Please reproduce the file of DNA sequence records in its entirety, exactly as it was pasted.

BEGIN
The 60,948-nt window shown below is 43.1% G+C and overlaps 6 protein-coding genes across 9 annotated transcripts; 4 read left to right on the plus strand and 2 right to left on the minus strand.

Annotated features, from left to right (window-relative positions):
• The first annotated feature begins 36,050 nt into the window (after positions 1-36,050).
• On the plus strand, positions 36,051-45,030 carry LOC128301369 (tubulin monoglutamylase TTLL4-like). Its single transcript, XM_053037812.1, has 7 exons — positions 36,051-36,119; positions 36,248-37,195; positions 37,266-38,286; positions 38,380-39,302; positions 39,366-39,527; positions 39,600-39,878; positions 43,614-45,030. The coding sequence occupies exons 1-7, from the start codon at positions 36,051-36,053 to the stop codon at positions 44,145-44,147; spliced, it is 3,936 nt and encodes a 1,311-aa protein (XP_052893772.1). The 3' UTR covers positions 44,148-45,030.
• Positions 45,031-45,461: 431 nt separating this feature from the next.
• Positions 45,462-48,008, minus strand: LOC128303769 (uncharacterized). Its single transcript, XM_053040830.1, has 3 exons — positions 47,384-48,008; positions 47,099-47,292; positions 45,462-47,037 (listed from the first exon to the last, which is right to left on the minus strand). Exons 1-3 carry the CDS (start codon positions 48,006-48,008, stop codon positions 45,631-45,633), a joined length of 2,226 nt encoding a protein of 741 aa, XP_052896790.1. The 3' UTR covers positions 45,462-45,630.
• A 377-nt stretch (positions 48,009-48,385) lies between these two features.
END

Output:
The 60,948-nt window shown below is 43.1% G+C and overlaps 6 protein-coding genes across 9 annotated transcripts; 4 read left to right on the plus strand and 2 right to left on the minus strand.

Annotated features, from left to right (window-relative positions):
• The first annotated feature begins 36,050 nt into the window (after positions 1-36,050).
• On the plus strand, positions 36,051-45,030 carry LOC128301369 (tubulin monoglutamylase TTLL4-like). Its single transcript, XM_053037812.1, has 7 exons — positions 36,051-36,119; positions 36,248-37,195; positions 37,266-38,286; positions 38,380-39,302; positions 39,366-39,527; positions 39,600-39,878; positions 43,614-45,030. The coding sequence occupies exons 1-7, from the start codon at positions 36,051-36,053 to the stop codon at positions 44,145-44,147; spliced, it is 3,936 nt and encodes a 1,311-aa protein (XP_052893772.1). The 3' UTR covers positions 44,148-45,030.
• Positions 45,031-45,461: 431 nt separating this feature from the next.
• Positions 45,462-48,008, minus strand: LOC128303769 (uncharacterized). Its single transcript, XM_053040830.1, has 3 exons — positions 47,384-48,008; positions 47,099-47,292; positions 45,462-47,037 (listed from the first exon to the last, which is right to left on the minus strand). Exons 1-3 carry the CDS (start codon positions 48,006-48,008, stop codon positions 45,631-45,633), a joined length of 2,226 nt encoding a protein of 741 aa, XP_052896790.1. The 3' UTR covers positions 45,462-45,630.
• A 377-nt stretch (positions 48,009-48,385) lies between these two features.